The Estonian Viru County Court imposed a financial penalty on Monday for an attempted breach of international sanctions on a man who tried to transport 2,560 euros from Estonia to Russia last summer.
Estonian court fines man for attempting to take euros to Russia
The court found a man named Lev Pylkin guilty of attempting to violate international sanctions and imposed a fine of 1,785 euros on him. Since the court handled the criminal case in shortened procedure, it decreased the financial penalty by one-third, leaving a reduced penalty of 1,190 euros.
Additionally, the court ordered Pylkin to pay 1,087 euros to the state revenues as punishment for second-degree crime and legal aid costs of 205 euros. The 2,560 euros seized from him, which are in the possession of the Estonian Internal Security Service, will be returned to Pylkin upon the court's decision entering into effect.
According to the statement of charges, Pylkin knowingly committed an act of non-compliance with international sanctions when, being aware that the export of euro-denominated banknotes from Estonia to Russia was prohibited under a Council of the European Union regulation, he attempted to take 2,560 euros from Estonia to Russia via the Narva border checkpoint on June 13, 2022.
According to a Council of the European Union regulation, it is prohibited to sell, supply, transfer, or export euro-denominated banknotes to Russia or to a physical or legal person, entity, or institution located in Russia, including the government and the Central Bank of Russia, or for use in Russia.
The prosecutor qualified Pylkin's act as a completed offense. The court did not agree with this interpretation. Since it has not been established during the proceedings that Pylkin completed the act attributed to him by taking cash across the European Union customs territory border, the court's opinion is that the man's act should be classified as an attempt.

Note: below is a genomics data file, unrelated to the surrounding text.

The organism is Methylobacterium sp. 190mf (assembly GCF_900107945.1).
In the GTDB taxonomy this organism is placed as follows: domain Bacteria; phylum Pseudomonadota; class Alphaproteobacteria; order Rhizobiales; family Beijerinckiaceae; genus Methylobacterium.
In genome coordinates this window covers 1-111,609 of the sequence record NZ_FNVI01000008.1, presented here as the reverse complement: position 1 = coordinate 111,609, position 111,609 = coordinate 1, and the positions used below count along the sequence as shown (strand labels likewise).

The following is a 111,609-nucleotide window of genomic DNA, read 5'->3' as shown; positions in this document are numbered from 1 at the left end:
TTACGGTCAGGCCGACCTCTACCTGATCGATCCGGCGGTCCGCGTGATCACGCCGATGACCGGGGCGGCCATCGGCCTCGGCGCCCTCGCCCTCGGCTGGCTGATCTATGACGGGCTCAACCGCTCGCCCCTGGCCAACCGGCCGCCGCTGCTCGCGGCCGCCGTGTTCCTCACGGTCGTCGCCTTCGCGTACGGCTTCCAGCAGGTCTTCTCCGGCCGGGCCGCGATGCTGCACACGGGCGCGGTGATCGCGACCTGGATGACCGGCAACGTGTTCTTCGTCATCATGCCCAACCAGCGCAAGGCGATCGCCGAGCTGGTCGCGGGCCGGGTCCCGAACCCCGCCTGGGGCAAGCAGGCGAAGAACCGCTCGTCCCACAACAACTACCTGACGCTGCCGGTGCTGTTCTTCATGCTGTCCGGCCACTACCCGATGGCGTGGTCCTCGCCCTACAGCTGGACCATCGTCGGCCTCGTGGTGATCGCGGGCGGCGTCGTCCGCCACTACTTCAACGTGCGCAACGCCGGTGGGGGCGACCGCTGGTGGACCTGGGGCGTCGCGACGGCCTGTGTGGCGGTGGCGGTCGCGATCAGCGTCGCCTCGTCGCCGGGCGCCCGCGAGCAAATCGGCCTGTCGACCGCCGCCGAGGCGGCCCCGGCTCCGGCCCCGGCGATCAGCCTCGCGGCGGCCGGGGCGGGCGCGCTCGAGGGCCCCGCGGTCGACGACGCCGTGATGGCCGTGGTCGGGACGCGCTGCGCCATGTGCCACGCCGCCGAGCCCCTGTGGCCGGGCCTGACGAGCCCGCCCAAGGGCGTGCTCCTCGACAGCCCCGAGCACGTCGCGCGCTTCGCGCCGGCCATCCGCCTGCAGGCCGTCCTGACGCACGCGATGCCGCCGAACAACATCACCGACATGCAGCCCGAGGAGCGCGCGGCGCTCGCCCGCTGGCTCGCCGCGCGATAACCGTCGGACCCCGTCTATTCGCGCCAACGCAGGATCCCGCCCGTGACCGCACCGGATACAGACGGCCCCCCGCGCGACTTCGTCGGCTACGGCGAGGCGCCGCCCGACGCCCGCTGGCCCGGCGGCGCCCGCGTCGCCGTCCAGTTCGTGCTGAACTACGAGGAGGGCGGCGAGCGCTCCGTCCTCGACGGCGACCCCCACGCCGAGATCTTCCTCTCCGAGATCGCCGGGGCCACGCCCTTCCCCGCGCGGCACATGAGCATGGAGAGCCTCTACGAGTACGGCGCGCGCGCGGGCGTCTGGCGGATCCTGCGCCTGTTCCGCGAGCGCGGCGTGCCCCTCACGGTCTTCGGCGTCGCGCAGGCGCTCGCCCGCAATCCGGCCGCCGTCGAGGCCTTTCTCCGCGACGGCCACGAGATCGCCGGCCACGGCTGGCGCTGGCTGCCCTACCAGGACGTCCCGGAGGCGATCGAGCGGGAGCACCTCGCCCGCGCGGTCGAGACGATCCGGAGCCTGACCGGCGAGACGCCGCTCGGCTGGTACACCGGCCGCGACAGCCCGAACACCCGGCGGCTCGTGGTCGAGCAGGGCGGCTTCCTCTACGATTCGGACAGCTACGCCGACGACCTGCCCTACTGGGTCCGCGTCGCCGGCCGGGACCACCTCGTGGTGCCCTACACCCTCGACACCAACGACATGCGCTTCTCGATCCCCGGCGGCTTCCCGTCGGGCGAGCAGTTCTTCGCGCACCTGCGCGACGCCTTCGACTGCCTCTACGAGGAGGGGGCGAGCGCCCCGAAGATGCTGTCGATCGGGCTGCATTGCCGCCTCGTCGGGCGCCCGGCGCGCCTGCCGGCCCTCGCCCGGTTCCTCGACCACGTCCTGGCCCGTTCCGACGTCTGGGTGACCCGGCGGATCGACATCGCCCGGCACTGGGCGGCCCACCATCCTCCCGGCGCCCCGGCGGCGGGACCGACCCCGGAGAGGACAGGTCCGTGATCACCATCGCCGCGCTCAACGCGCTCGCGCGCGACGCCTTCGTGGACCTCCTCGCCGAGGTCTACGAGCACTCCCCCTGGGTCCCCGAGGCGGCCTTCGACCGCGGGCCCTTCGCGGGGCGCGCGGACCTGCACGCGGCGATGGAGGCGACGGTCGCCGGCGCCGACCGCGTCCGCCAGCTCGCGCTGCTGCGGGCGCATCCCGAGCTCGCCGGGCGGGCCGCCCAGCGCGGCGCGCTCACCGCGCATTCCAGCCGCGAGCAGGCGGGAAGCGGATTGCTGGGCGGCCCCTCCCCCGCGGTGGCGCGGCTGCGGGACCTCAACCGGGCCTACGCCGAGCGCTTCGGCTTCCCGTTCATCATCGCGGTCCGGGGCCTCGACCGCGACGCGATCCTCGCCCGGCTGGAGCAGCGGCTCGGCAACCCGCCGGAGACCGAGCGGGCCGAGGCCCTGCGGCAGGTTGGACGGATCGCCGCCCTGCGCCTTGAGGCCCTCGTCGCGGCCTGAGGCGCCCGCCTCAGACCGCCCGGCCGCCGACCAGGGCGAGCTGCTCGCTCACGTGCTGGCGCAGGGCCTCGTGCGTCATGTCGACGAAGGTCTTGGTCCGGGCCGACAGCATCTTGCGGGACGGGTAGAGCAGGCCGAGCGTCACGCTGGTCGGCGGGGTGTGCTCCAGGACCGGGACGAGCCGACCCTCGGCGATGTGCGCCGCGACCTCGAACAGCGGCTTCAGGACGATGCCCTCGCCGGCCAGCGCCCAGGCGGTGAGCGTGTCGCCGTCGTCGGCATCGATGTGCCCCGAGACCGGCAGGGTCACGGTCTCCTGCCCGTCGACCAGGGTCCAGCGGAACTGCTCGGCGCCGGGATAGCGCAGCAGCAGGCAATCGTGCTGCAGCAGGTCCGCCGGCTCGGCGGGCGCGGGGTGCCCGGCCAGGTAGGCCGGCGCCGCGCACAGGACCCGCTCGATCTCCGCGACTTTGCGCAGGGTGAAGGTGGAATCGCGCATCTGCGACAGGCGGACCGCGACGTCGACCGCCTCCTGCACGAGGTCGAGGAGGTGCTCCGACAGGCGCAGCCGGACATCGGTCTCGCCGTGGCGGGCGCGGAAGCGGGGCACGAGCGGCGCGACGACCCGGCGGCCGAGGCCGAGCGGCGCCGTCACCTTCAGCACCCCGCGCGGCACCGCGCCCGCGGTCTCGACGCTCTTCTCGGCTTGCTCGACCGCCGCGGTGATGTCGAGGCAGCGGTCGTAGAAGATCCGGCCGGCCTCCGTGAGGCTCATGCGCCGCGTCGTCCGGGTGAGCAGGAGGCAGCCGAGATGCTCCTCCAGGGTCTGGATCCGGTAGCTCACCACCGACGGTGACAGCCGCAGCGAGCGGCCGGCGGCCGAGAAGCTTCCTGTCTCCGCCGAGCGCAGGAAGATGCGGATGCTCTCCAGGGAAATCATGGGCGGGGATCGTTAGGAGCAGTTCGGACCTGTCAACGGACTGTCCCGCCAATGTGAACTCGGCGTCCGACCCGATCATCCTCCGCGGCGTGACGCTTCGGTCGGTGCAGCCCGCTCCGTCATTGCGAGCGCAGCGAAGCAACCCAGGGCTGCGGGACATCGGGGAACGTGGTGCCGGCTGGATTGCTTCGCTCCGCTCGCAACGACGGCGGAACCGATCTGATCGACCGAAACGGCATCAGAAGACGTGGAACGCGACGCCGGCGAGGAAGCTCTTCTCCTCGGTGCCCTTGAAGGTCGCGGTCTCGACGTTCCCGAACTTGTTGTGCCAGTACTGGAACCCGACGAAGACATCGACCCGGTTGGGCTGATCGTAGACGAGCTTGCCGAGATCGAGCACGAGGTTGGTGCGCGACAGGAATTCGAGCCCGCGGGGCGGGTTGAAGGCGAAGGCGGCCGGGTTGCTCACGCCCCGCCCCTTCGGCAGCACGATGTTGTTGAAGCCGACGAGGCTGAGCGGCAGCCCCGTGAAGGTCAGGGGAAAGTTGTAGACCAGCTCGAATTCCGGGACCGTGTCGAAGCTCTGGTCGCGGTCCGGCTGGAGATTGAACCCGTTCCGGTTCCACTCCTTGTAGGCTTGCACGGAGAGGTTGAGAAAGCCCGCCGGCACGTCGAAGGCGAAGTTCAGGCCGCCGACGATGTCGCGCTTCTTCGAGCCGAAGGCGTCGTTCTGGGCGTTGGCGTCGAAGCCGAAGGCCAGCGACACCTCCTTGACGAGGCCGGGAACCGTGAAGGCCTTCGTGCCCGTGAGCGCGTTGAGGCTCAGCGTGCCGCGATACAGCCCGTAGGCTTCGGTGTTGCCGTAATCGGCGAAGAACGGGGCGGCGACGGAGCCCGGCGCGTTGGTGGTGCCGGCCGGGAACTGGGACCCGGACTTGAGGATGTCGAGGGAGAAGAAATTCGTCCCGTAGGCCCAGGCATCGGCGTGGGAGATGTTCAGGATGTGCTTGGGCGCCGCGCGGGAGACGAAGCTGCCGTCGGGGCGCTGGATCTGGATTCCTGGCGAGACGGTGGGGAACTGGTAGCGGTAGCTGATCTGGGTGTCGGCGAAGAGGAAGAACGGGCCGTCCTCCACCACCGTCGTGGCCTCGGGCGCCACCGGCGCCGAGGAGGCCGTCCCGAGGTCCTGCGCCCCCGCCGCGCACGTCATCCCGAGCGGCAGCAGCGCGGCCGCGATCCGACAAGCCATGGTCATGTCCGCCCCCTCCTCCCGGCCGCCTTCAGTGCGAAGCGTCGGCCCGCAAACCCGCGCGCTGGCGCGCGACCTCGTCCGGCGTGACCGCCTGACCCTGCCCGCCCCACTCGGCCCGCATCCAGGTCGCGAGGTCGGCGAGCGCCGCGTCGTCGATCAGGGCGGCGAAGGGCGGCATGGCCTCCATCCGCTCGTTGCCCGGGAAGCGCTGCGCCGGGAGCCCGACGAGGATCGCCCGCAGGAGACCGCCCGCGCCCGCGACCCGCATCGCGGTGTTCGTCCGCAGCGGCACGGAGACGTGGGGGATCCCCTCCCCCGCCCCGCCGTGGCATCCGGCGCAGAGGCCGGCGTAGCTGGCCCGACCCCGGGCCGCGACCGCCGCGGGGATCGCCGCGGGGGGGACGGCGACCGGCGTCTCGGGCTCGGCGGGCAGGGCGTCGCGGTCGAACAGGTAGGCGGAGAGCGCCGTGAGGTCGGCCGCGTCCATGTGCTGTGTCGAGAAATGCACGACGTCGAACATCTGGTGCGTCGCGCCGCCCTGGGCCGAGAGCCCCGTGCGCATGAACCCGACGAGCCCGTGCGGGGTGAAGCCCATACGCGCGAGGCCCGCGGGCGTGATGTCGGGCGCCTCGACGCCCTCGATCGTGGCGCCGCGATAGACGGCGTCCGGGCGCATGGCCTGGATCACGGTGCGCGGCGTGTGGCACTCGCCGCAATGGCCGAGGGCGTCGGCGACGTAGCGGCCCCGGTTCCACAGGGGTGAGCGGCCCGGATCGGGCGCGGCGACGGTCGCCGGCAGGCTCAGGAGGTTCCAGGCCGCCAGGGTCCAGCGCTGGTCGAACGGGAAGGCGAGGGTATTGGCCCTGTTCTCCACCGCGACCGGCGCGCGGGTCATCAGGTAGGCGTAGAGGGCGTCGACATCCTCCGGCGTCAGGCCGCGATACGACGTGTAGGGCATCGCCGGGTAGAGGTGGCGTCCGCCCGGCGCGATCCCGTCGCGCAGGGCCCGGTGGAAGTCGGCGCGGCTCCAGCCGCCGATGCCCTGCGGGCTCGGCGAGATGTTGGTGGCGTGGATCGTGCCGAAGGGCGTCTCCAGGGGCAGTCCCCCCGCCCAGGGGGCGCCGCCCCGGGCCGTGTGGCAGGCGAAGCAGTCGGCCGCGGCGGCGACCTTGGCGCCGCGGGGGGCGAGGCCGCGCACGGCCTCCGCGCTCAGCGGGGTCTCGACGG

"However, it is evident from the criminal case materials that Lev Pylkin did not voluntarily approach customs officers to report the cash, but customs officers themselves approached him and asked him about the money he had with him. Only then did Lev Pylkin state that he had cash in euros exceeding 2,000 euros," the court noted.
"If the customs official had not asked Lev Pylkin a question about the cash, Lev Pylkin would not have informed the officials about the money, and in the absence of additional checks, it would have been possible to complete the offense. Lev Pylkin did everything in his power to enable the export of cash to Russia, but the act remained incomplete due to the intervention of customs officers," the court added. Since the court did not consider confiscating the money proportionate, the 2,560 euros will be returned to Pylkin when the court's decision becomes final.